"We're both excited and scared to death of some things because we're so much closer to this project than we ever have been," Randy says. "We were on the road touring when we were making all the other records. Here we were, 100% locked into writing and making this record. It was amazing."
Known for getting passionate performances out of some of music's most powerful singers, Benson knew he had something special when first working with Michael Barnes.
"He's really committed to being a disciplined, great singer," Benson says. "In my world, most of my singers are completely the opposite of that; they don't take care of their voices, or they treat them like guitars and just throw 'em around."
The one creative element that has remained consistent is RED's ability to take feedback from fans -- be it through social media presences or face-to-face communication after a blistering live show -- and filter that into the new music created.
It's that trust gained across thousands of shows and now four records that allows the band to be transparent with that fan base, maybe saying things others in those fans' lives can't say.
"We can talk about the darker things," Anthony says. "We're still challenging people to get outside their comfort zone in certain ways, where they're rethinking themselves and being honest with themselves about who they really are."
Those ideas show up on "Release The Panic" on songs like "So Far Away" (dealing with emotional distance), "Glass House" (where even at our most transparent, no one can see into our true motives) and the album's initial single, "Perfect Life."
"As we recorded in Los Angeles, and looked at pop culture as a whole, the inspiration for that song was all around us, all the time," Anthony says. "There are people who have themselves convinced they're living the good life, but it's the clawing their way to live this kind of life that's troubling."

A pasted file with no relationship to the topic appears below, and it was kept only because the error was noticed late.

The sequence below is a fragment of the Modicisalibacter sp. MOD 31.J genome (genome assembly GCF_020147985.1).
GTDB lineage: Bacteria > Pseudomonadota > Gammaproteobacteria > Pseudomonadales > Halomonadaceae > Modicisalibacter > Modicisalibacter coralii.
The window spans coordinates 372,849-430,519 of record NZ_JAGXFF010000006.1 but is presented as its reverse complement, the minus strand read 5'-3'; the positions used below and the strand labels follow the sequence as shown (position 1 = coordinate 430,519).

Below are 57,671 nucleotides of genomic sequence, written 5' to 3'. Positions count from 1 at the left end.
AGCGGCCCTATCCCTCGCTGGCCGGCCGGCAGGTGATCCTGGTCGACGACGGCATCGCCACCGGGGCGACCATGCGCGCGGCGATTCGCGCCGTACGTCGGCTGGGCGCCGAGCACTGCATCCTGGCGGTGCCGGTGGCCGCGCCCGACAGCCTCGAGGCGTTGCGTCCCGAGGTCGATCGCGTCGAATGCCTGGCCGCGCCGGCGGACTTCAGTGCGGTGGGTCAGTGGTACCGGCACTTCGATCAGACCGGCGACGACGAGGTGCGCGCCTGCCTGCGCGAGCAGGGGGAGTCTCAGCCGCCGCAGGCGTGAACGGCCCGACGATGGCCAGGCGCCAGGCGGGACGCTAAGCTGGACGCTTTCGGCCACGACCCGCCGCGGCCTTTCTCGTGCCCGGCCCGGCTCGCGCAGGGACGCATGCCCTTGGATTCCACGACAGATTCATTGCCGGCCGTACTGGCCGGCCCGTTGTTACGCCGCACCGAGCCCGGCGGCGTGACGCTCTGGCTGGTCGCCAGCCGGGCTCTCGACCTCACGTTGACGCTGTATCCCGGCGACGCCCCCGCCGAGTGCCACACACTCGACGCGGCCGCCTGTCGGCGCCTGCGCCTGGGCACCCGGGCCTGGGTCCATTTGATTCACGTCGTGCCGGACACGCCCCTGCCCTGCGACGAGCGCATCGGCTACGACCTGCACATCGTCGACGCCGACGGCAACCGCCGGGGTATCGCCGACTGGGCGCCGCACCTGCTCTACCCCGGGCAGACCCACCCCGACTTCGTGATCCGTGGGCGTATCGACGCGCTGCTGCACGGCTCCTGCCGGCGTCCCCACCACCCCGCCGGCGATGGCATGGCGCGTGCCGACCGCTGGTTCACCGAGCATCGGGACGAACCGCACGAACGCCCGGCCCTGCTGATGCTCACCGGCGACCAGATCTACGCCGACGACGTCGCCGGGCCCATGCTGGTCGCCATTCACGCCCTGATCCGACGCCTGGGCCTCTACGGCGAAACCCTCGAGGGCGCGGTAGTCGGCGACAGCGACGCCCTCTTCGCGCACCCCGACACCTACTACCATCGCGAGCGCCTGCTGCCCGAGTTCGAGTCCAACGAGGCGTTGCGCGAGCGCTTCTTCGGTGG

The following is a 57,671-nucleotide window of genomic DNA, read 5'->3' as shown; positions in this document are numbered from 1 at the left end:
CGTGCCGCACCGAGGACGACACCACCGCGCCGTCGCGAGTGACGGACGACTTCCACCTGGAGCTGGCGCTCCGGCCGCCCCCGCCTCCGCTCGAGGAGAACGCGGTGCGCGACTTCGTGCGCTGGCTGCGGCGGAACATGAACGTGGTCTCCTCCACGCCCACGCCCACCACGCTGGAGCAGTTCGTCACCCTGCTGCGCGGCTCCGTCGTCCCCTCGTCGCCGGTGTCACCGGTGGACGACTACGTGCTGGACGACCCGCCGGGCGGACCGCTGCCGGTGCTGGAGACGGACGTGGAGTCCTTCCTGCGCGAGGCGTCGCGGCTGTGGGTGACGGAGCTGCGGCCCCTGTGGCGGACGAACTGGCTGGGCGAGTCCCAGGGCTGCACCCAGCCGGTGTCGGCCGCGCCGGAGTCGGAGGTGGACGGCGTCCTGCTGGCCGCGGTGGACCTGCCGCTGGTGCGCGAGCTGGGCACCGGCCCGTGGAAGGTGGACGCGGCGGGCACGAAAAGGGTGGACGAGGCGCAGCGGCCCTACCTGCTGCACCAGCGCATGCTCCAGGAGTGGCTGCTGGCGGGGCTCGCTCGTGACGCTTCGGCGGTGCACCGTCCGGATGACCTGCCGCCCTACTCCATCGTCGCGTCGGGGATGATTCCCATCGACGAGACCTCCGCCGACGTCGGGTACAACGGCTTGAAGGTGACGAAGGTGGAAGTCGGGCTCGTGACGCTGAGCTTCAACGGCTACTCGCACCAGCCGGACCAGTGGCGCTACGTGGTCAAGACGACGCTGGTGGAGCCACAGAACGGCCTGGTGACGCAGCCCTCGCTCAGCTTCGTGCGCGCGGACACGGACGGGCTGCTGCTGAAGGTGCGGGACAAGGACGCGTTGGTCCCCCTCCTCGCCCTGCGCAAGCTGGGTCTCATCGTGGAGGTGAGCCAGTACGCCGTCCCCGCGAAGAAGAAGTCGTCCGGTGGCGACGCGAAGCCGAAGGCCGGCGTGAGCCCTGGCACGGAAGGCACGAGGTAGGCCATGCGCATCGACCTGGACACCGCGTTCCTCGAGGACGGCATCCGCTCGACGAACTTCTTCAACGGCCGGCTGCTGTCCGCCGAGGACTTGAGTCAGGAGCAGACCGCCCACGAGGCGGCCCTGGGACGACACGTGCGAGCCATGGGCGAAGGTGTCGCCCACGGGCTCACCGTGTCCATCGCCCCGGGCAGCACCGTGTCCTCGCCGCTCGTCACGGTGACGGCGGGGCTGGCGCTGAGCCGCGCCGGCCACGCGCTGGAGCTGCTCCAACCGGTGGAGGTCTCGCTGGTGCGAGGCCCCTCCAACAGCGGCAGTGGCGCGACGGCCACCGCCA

So these multi-faceted themes, meshed with fiery and sometimes unexpected musical moments, team to create RED's most electrifying project yet, something the band's new production partner watched coalesce.
"The thing I like about this record is that they're very forward-thinking songs for a rock band," Benson says. "These guys are sitting on a powder keg, frankly, and I just can't wait for the rest of the world to hear it."
It's time to unleash the storm. And it's time for new growth to shine through.
It's time to "Release The Panic."
Matthew WestChristian & Gospel
Life was good for Matthew West. Having catapulted onto the Christian music scene in 2003 with his debut single, "More"—the most played Christian AC song of 2004—the multi-Dove Award nominee and sought-after songwriter had enjoyed two critically-acclaimed studio recordings, Happy (2003) and History (2005); been a mainstay at Christian radio with memorable hits like "Only Grace," "History" and "Next Thing You Know"; and toured with such artists as tobyMac and BarlowGirl. But in April of 2007, with a new label home at Sparrow Records, concert dates on the books and plans to hit the studio with a fresh batch of songs for an album he’d already titled Something To Say, Matthew lost his voice.
After one look at his vocal chords, doctors at the Vanderbilt Voice Center immediately put all his plans on hold. They discovered a vascular polyp and hemorrhaged blood vessels on Matthew’s vocal chord, making it impossible for him to sing. His doctors were convinced only two courses of treatment would work: complete silence and surgery.
"Everything came to a screeching halt," Matthew says of the diagnosis and the news of surgery. "All of a sudden my calendar was completely cleared. My studio plans were postponed. My life shut down." Even worse, he says, was the frustration of not being able to communicate with his wife, Emily, and 1-year-old daughter, Lulu. "I was armed with a dry erase board, unable to do the little things we take for granted everyday, like talking with my wife, or singing to my little girl before bed."
This season of silence wasn’t just a wake up call for the Wests, it was a dark, uncertain place. "I saw a side of Matthew that I had not yet really seen," says Emily. "A more fearful side, vulnerable, less confident. But also, I saw in Matthew a determination to allow God to do a work in his life through this trial. I saw him commit time each day in prayer, and really seek God for some purpose to this season."
Matthew recommitted himself to journaling his thoughts and prayers during his season of silence. "Solitude is an uncomfortable place, and silence is so unnatural for most of us," he relates. "I found myself surrounded by questions like, ’What if I can’t sing anymore? What if my voice doesn’t sound the same? What if I can’t provide for my family?’ It was foundation shattering. But over and over again, I felt this recurring message on my heart saying, ’Cease striving…don’t even ask for answers, just be with Me. Be still. I am using your voice, even when you can’t hear it.’"